Taking the ‘radical interfaces’ trend a step further, a number of retailers have explored ecommerce experiences which abandon the screen as the default interface for online shopping. Whether it’s voice-based search or automatic ordering through connected devices, there are more and more opportunities to shop without staring at a mobile phone or laptop. We expect to see these ecommerce interfaces proliferate further, particularly voice which will be driven by the continued investment of major technology companies like Amazon, Google and Alibaba. In the longer term, we’re also excited to see whether less common interface technologies like haptics and gestural control might evolve the screen experience or replace it entirely.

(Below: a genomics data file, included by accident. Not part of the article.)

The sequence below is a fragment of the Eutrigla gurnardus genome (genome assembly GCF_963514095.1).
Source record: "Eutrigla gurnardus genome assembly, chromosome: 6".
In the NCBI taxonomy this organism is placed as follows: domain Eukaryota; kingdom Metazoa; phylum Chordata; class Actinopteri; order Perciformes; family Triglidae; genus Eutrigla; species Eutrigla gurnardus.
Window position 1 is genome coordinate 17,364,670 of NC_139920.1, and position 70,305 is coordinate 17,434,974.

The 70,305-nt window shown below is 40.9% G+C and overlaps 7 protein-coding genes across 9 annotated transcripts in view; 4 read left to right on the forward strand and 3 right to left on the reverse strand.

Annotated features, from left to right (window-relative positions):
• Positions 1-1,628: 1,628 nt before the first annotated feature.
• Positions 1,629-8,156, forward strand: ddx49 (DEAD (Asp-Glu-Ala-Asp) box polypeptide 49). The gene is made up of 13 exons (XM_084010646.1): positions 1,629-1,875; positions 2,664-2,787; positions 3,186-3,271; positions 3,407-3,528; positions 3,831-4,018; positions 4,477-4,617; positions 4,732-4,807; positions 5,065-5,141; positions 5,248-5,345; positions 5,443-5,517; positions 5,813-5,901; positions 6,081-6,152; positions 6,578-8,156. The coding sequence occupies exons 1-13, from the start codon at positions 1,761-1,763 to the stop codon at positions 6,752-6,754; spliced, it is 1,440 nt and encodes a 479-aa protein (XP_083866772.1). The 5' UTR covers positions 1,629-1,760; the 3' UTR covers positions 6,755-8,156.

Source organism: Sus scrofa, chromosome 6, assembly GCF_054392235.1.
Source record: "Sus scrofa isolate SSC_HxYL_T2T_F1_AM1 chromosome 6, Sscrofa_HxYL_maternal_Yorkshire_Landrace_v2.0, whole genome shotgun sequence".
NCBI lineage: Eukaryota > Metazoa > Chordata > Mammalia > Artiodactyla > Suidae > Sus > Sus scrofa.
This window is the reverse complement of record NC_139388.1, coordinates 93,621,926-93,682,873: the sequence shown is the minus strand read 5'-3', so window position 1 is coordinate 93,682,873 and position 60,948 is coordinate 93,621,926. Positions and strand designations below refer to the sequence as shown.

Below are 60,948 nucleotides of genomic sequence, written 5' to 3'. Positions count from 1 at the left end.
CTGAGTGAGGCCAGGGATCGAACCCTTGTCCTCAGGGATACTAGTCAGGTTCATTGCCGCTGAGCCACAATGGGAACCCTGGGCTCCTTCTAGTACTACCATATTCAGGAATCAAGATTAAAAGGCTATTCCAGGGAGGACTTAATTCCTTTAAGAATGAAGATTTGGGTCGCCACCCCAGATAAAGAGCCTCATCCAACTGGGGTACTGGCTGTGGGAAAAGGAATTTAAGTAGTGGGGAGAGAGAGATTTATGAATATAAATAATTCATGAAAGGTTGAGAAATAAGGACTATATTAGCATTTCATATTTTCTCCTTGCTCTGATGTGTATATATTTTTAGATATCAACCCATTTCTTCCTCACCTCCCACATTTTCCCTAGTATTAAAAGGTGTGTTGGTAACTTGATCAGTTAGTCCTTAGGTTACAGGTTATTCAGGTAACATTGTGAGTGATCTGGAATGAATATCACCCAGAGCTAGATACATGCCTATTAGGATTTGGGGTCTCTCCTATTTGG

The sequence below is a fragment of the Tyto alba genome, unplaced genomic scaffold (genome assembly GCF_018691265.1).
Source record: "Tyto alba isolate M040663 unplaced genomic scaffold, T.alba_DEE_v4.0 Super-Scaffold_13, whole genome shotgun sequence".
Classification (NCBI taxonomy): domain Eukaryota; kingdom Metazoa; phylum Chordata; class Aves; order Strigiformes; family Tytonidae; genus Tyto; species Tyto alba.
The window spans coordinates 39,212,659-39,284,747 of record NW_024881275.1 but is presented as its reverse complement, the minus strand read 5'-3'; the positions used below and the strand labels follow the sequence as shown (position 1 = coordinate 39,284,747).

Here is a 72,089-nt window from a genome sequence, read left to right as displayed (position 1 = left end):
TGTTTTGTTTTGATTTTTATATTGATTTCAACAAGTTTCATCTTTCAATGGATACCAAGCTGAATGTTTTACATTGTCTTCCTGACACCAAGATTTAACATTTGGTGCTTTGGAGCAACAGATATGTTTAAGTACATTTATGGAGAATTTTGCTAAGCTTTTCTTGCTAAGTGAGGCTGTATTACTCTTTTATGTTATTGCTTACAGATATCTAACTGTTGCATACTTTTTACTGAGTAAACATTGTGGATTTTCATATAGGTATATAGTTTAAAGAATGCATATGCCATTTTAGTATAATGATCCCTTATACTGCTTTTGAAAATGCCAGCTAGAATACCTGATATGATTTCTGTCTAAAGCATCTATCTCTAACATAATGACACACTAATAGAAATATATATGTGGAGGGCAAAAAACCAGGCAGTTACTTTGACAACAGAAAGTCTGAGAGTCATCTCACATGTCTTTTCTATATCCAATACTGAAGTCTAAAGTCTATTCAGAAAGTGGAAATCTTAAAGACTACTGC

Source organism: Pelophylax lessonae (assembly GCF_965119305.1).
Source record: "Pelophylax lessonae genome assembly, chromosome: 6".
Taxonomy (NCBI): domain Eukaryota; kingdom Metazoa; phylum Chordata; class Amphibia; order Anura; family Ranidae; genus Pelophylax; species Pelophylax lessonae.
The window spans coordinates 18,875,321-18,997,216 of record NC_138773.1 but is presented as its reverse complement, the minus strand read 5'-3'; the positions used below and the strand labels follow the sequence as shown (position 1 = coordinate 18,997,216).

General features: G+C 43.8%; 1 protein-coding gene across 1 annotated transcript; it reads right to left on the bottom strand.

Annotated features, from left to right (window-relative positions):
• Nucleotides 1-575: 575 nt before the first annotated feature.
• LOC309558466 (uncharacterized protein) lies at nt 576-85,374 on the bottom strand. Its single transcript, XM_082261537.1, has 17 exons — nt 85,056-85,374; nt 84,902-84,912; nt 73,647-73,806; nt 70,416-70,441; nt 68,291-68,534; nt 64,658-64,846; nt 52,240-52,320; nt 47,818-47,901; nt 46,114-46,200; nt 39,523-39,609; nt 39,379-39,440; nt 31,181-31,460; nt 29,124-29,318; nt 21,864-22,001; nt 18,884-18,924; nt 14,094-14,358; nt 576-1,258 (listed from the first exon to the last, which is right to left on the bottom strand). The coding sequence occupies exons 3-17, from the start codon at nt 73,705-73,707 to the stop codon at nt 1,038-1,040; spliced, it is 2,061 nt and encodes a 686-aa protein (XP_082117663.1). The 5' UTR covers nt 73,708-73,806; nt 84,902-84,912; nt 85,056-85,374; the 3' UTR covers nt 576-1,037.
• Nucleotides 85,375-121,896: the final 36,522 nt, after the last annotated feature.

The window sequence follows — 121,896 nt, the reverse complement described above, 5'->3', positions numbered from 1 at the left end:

One of the factors that historically limited ecommerce uptake is shoppers’ interest in seeing or experiencing items in person before committing to purchase. A number of emerging digital tools may help to solve this customer concern. Fashion ecommerce players have long tried to help customers overcome the barrier of wanting to see how clothes look on them before buying. In May 2020, ASOS scaled up their use of AR technology which maps clothes onto different models “in a realistic way, taking account of the size, cut and fit of each garment”. This tool allows ASOS to reduce in-person contact between models and staff, whilst also enabling customers to get a better sense of how items might look on someone like them. This is one of many examples of how augmented reality tools have evolved beyond fun experiences and towards practical retail applications. In the future, we expect that augmented reality will be used by more retailers, particularly in sectors like furniture and clothing where seeing an item in context (e.g. in the home or on a person) is critical to the purchase decision. Virtual reality experiences that replicate or replace the immersive in-store experience may also emerge.